The last thing that anyone wants to find while they’re engrossed in a home inspection, whether they’re an amateur or a professional, is mold or any of the telltale signs that mold might be a potential problem.
But even if they do, it isn’t the end of the world, and it doesn’t mean that any potential real estate deal has to fall through or be scuppered by the presence of mold.
If an inspection does uncover the presence of mold in a home, the inspector will inform the realtor who will then pass on the information to their client and recommend that they have the mold treated before proceeding with the sale.
This ensures that the property in question is then certified to be mold-free, and the sale can continue. If questioned by the prospective buyer, the realtor also has to inform the potential buyer that mold was present, but has been treated and that the house is safe.
If you’re doing the inspection yourself and you find evidence of mold, you should always inform the realtor.
As well as making sure that the owner treats the mold, it presents a perfect opportunity for you to make any additional suggestions to the realtor that you think the owner should take into consideration or be made aware of.
Will Mold Fail A Home Inspection?
Providing that either the seller or the realtor addresses the issue and treats any mold that might be discovered during a home inspection, has the certification to prove that the mold has been successfully treated and presents that certification to the inspector, it shouldn’t have any bearing on whether or not the home in question might, or might not fail its inspection.
Having said that, different states have different laws regarding home inspection, and what might be legal in one state won’t necessarily be legal, or legally binding in another. Whatever state law requires of an inspection, if mold is discovered, it’s almost always the responsibility of the vendor to have the mold problem treated before any sale can continue.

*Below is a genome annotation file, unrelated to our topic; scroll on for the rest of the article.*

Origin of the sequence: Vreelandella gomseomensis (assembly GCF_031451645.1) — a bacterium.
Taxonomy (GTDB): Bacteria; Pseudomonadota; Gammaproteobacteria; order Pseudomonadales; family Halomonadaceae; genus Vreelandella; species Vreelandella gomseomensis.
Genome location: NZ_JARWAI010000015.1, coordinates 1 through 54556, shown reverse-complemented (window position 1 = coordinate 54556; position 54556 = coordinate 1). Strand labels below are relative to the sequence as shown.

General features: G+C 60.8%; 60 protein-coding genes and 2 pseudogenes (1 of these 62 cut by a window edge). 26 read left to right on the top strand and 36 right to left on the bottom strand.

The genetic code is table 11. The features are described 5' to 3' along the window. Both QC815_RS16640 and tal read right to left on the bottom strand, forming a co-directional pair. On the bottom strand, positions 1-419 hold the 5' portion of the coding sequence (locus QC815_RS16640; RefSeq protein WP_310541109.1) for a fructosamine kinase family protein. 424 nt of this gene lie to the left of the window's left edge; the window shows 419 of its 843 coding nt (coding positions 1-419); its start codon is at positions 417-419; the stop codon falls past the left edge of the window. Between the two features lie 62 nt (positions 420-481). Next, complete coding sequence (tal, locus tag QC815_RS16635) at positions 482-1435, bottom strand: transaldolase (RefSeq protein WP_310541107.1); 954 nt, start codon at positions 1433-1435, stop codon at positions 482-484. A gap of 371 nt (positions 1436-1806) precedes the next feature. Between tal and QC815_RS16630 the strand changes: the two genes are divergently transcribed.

If you are concerned that mold might have been a problem, you can always speak to the realtor about it and have a possible clause included in the contract to cover any additional costs that its discovery might, or might not incur during any further potential inspections and the eventual purchase of the property in question.
Can Home Inspectors Detect Mold?
Mold can be pernicious and tenacious, and can and often does manage to hide from even the most dedicated and observant home inspectors.
One of the main problems with mold is that before it starts to appear on the interior and exterior walls of a house, it can, and almost always does, run rampant in the gaps between them.
The only way to know for sure whether or not a home has mold is by ripping a hole in the drywall and taking a look inside it to see if there is any mold present.
Sometimes, it isn’t difficult for a home inspector to find signs of mold, as it can appear on the walls of a home, and they’ll also usually look in cupboards and underneath sinks in the kitchen and in any bathrooms for any obvious signs of mold.
Home inspectors are also trained to look for any signs of water damage and potential leaks in the houses that they inspect and if they do find them, either can be a sign that there may be a potential mold problem in the house.
However, some inspectors are reluctant to sign any paperwork that could indicate that there might be mold problems, as it can, and has led to them being legally liable, and held to account by realtors and vendors if it is later discovered that there are no mold problems.
Do Home Inspectors Check For Mold?
Most home inspectors won’t specifically check any property that they’re inspecting for mold, and will only be able to tell if mold is present if the problem is immediately apparent.
Inspectors will however check for any potential water damage or leaks that could if they’re discovered, indicate that the property in question might have mold.
While an inspector will check a property for these problems, they’re usually incredibly reluctant to categorically state whether or not any leaks or water damage means that there’s almost certainly a mold problem, as saying as much can leave them open to the very real possibility of potential legal action.
If you commission an intensive home inspection or ask the vendor and realtor to commission one, it is possible to ask the inspector doing the inspection to search for any signs of mold, in which case they will add their findings to any report that they submit.
But, generally speaking, most home inspectors won’t check any property that they’re observing and investigating for mold unless they’re specifically asked to do so by the client who has hired them.